One of the purposes of the Holy Spirit outpouring is to create God’s new community on earth, “The Community of the Spirit.”

From the day of the Spirit’s outpouring, God’s “Community of the Spirit” began new, fresh and life-giving patterns of social relationships and social interaction.  Acts 2:42-47

42 And they devoted themselves to the apostles’ teaching and the fellowship, to the breaking of bread and the prayers. 43 And awe came upon every soul, and many wonders and signs were being done through the apostles. 44 And all who believed were together and had all things in common. 45 And they were selling their possessions and belongings and distributing the proceeds to all, as any had need. 46 And day by day, attending the temple together and breaking bread in their homes, they received their food with glad and generous hearts, 47 praising God and having favor with all the people. And the Lord added to their number day by day those who were being saved.

Their social relationships and social interactions were:

  1. Devoted to the apostles’ teaching. Vs. 42
  2. Devoted to the fellowship (social group).  Vs. 42
  3. Devoted to Holy Communion.  Vs. 42
  4. All who believed were together.  Vs. 44
  5. And had all things in common.  Vs. 44
  6. Selling then distributing the proceeds as the “Community of the Spirit” had need.  Vs. 45
  7. They connected with the “Community of the Spirit” every day.  Vs. 46
  8. Went to the temple and went to each other’s homes.  Vs. 46
  9. Received their food with glad and generous hearts, praising God.  Vs. 46

The Community of the Spirit is so perfectly aligned with the nature of God’s human creation that people were added to His new community every day.  Vs. 47

Let’s end our teaching time together with thinking about The Community of the Spirit and the social isolation of our world today.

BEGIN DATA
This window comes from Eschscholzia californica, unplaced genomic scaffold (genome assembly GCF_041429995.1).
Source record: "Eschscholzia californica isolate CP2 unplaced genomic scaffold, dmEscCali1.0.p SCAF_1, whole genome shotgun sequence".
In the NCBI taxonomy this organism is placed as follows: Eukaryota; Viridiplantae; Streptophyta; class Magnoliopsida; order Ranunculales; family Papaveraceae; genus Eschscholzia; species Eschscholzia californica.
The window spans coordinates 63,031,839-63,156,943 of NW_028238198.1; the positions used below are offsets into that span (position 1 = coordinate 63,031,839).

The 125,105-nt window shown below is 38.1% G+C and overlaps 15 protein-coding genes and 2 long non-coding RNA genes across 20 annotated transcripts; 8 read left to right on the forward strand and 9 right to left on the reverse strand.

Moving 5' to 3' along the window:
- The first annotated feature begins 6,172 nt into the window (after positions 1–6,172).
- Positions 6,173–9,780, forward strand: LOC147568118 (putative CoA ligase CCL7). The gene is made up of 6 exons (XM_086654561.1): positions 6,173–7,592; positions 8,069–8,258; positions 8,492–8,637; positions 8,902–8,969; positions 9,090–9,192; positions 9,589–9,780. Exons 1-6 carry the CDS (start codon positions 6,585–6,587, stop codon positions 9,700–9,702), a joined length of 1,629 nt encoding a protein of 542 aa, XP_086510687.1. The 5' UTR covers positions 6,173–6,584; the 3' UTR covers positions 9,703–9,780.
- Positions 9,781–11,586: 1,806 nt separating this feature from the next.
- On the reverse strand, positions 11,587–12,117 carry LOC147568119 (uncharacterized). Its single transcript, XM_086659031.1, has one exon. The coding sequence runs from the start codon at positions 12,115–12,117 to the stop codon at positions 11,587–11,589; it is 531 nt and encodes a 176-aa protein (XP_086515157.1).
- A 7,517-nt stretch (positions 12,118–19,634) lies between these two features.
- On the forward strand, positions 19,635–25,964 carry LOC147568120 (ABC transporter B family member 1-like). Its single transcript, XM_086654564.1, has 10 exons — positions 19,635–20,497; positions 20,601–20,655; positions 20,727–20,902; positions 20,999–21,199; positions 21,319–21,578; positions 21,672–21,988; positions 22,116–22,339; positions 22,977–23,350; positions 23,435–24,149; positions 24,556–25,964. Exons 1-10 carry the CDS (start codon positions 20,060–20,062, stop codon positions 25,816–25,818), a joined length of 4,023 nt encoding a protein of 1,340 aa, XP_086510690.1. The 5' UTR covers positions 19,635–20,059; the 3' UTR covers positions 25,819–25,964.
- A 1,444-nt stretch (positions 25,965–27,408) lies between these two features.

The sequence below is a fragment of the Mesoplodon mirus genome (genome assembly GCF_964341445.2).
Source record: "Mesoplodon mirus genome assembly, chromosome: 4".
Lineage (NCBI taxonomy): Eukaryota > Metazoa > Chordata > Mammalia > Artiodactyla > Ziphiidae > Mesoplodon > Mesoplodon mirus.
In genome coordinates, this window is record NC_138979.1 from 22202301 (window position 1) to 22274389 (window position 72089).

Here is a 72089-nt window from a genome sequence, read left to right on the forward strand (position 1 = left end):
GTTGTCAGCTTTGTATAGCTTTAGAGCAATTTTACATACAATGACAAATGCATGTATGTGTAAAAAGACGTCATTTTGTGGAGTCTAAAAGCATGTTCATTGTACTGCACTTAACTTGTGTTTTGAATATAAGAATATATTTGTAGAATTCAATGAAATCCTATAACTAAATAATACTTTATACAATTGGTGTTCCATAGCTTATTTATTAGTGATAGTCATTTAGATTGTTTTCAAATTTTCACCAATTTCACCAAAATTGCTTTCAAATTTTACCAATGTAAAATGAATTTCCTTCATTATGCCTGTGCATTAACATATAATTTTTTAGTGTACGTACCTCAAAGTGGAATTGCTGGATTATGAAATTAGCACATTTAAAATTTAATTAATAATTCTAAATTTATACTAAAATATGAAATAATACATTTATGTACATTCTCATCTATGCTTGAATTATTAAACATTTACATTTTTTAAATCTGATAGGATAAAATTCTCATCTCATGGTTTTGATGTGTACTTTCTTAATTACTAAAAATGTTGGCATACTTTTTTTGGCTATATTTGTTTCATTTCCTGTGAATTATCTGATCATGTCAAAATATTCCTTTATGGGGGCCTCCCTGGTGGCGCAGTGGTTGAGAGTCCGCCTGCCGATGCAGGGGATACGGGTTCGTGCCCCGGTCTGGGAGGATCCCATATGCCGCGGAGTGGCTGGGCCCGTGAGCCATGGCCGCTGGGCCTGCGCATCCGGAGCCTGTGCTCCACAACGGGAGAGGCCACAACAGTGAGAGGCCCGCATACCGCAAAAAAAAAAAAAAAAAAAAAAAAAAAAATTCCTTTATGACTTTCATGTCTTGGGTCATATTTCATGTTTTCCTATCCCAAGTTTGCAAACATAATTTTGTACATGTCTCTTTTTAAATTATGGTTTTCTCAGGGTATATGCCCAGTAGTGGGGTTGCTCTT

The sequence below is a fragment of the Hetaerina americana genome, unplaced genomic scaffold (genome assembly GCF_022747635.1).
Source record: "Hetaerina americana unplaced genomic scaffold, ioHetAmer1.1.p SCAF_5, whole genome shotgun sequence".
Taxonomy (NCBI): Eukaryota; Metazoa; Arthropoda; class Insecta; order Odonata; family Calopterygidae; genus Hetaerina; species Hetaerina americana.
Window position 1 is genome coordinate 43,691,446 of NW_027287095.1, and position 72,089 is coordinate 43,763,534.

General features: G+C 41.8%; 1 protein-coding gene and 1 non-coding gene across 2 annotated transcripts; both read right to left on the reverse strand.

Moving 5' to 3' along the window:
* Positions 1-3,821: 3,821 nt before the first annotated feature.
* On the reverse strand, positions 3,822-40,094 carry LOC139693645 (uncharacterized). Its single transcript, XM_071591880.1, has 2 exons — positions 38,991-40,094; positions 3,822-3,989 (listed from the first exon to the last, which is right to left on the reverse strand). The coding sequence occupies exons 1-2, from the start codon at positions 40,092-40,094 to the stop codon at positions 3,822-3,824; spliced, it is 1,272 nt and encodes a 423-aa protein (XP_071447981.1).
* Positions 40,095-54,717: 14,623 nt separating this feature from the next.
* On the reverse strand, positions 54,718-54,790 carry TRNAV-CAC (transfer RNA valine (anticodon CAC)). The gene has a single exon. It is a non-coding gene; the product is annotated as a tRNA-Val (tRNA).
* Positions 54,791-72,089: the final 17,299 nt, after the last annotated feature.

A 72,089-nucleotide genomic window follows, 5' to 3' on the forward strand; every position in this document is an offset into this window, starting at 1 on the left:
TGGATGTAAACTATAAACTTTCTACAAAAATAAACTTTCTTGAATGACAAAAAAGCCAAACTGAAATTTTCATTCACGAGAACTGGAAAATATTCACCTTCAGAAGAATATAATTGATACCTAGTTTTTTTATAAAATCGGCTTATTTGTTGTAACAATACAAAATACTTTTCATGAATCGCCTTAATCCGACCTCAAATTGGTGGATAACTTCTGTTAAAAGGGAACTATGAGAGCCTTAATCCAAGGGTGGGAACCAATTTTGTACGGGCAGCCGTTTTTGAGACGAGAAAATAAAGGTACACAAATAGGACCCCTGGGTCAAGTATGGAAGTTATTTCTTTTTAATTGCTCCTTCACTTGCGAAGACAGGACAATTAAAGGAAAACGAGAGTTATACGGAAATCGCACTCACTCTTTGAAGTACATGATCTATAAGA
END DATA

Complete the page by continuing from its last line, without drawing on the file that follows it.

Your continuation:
1. It is not good for humans to be alone.  Find ways to connect with people AND keep the appropriate spacing. 

Social distancing, YES!  Relational distancing, NO!

  • Heart to heart communication is essential to override the negative aspects of physical distancing.
  • Devote yourself to your congregation’s teachings.
  • Devote yourself to your congregation’s people.
  • Devote yourself to holy communion.
  • Be prepared for your food and resources to be shared with others in “The Community of the Spirit.”

Would you like to join this God inspired “Community of the Spirit?”  Acts 2:38

“Repent and be baptized every one of you in the name of Jesus Christ for the forgiveness of your sins, and you will receive the gift of the Holy Spirit. 

Posted on 29th March 2020 in Uncategorized  •  Comments are off for this post

Psalm 55: Oriented, Disoriented, Reoriented

This prayer begins with a soul level, desperate longing for God to hear, listen and take notice of the prayer and to answer.

Listen to my prayer, O God,
    do not ignore my plea;
    hear me and answer me.

David is concerned that God may respond like a person who walks near another in dire need and ignores their plight.

“Listen to my prayer” is not a proud command from a mortal to the Almighty but a begging birthed in humility.